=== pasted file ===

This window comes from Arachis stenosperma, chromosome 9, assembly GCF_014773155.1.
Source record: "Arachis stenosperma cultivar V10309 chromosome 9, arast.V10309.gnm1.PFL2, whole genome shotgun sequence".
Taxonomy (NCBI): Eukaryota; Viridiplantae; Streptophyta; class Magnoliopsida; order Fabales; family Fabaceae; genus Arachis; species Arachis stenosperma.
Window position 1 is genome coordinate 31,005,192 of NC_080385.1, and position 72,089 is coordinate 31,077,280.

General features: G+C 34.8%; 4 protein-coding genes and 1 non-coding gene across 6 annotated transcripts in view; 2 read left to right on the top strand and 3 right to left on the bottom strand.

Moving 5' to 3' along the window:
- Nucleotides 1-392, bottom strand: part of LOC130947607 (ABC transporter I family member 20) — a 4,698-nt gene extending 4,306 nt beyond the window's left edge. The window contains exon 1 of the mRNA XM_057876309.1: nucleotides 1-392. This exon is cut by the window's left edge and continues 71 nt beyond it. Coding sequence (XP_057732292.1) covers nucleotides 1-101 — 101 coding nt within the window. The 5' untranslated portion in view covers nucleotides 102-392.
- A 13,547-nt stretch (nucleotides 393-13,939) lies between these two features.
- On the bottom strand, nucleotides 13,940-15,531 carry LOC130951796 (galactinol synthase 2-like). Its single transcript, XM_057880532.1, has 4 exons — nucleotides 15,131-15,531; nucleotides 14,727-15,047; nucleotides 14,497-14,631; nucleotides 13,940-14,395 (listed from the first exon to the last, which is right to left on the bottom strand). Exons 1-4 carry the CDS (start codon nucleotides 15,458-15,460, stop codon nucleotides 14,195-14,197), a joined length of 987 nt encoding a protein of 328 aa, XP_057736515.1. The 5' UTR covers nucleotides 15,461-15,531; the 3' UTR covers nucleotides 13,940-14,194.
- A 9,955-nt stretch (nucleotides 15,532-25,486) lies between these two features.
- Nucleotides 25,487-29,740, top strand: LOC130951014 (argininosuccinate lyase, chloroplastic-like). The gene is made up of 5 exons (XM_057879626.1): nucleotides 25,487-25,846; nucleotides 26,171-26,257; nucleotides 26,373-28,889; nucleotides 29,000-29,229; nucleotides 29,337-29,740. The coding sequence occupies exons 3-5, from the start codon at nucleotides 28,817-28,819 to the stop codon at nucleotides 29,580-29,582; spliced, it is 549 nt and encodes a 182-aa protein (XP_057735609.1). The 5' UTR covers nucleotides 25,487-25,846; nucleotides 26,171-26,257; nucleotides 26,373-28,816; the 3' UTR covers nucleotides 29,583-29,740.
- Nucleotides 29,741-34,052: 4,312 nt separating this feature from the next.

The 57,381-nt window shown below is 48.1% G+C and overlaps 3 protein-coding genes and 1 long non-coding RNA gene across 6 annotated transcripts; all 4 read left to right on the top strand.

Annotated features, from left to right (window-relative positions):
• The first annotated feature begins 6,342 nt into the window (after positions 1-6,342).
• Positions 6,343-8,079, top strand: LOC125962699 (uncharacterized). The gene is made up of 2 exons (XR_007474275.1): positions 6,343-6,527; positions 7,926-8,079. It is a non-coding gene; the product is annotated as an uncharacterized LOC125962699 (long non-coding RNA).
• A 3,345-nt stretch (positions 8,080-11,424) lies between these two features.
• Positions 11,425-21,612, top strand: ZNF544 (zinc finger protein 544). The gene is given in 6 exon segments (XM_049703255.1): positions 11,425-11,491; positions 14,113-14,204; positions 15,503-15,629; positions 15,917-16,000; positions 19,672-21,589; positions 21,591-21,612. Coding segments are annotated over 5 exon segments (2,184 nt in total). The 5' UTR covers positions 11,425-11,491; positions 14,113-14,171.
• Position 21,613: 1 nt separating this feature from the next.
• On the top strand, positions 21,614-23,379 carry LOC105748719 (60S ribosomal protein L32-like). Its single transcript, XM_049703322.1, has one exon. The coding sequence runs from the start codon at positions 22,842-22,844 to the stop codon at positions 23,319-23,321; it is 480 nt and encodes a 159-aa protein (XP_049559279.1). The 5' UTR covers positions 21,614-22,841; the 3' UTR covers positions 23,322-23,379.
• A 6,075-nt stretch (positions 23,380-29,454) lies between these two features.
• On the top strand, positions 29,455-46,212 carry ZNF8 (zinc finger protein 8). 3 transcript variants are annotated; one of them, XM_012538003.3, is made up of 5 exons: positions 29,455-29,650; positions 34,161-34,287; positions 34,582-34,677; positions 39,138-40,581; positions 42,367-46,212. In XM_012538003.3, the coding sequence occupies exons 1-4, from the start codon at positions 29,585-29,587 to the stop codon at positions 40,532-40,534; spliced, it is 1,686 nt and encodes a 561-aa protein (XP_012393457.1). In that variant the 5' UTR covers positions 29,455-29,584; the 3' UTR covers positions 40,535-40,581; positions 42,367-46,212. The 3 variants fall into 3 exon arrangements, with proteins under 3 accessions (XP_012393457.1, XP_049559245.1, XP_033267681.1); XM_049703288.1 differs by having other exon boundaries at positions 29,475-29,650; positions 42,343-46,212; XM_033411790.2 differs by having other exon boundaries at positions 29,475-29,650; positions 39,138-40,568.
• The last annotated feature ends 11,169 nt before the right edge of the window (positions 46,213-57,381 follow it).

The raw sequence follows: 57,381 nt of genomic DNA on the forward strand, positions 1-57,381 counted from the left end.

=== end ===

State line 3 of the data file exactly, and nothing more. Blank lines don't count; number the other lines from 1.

Taxonomy (NCBI): Eukaryota; Viridiplantae; Streptophyta; class Magnoliopsida; order Fabales; family Fabaceae; genus Arachis; species Arachis stenosperma.